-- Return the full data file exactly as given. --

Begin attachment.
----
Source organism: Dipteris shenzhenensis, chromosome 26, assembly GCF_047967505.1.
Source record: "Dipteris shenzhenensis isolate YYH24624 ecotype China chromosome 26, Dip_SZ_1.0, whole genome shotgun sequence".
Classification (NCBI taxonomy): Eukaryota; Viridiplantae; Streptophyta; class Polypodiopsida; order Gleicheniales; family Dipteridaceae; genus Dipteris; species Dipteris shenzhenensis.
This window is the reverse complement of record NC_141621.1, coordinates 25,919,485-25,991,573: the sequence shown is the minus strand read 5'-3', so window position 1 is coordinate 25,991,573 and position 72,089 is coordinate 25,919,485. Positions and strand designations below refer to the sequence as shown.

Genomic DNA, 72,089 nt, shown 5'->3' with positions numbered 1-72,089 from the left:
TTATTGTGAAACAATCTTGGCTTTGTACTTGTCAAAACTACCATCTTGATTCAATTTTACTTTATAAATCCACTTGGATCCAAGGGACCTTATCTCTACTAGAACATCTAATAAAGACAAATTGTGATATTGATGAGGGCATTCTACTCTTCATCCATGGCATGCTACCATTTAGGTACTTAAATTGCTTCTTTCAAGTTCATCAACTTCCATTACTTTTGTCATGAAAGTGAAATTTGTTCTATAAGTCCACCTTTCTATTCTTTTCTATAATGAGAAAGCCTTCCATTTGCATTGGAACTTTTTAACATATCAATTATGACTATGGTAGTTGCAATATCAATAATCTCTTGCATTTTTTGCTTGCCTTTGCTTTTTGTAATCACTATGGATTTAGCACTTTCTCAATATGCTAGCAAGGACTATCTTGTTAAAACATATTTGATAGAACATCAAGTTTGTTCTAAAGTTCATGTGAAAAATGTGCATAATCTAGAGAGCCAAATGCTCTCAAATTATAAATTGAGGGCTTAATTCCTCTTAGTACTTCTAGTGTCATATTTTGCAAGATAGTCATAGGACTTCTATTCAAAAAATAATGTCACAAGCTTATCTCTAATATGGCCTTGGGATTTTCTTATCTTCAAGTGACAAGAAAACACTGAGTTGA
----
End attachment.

Source organism: Dipteris shenzhenensis, chromosome 26, assembly GCF_047967505.1.
Source record: "Dipteris shenzhenensis isolate YYH24624 ecotype China chromosome 26, Dip_SZ_1.0, whole genome shotgun sequence".
Classification (NCBI taxonomy): Eukaryota; Viridiplantae; Streptophyta; class Polypodiopsida; order Gleicheniales; family Dipteridaceae; genus Dipteris; species Dipteris shenzhenensis.
This window is the reverse complement of record NC_141621.1, coordinates 25,919,485-25,991,573: the sequence shown is the minus strand read 5'-3', so window position 1 is coordinate 25,991,573 and position 72,089 is coordinate 25,919,485. Positions and strand designations below refer to the sequence as shown.

Genomic DNA, 72,089 nt, shown 5'->3' with positions numbered 1-72,089 from the left:
TTATTGTGAAACAATCTTGGCTTTGTACTTGTCAAAACTACCATCTTGATTCAATTTTACTTTATAAATCCACTTGGATCCAAGGGACCTTATCTCTACTAGAACATCTAATAAAGACAAATTGTGATATTGATGAGGGCATTCTACTCTTCATCCATGGCATGCTACCATTTAGGTACTTAAATTGCTTCTTTCAAGTTCATCAACTTCCATTACTTTTGTCATGAAAGTGAAATTTGTTCTATAAGTCCACCTTTCTATTCTTTTCTATAATGAGAAAGCCTTCCATTTGCATTGGAACTTTTTAACATATCAATTATGACTATGGTAGTTGCAATATCAATAATCTCTTGCATTTTTTGCTTGCCTTTGCTTTTTGTAATCACTATGGATTTAGCACTTTCTCAATATGCTAGCAAGGACTATCTTGTTAAAACATATTTGATAGAACATCAAGTTTGTTCTAAAGTTCATGTGAAAAATGTGCATAATCTAGAGAGCCAAATGCTCTCAAATTATAAATTGAGGGCTTAATTCCTCTTAGTACTTCTAGTGTCATATTTTGCAAGATAGTCATAGGACTTCTATTCAAAAAATAATGTCACAAGCTTATCTCTAATATGGCCTTGGGATTTTCTTATCTTCAAGTGACAAGAAAACACTGAGTTGA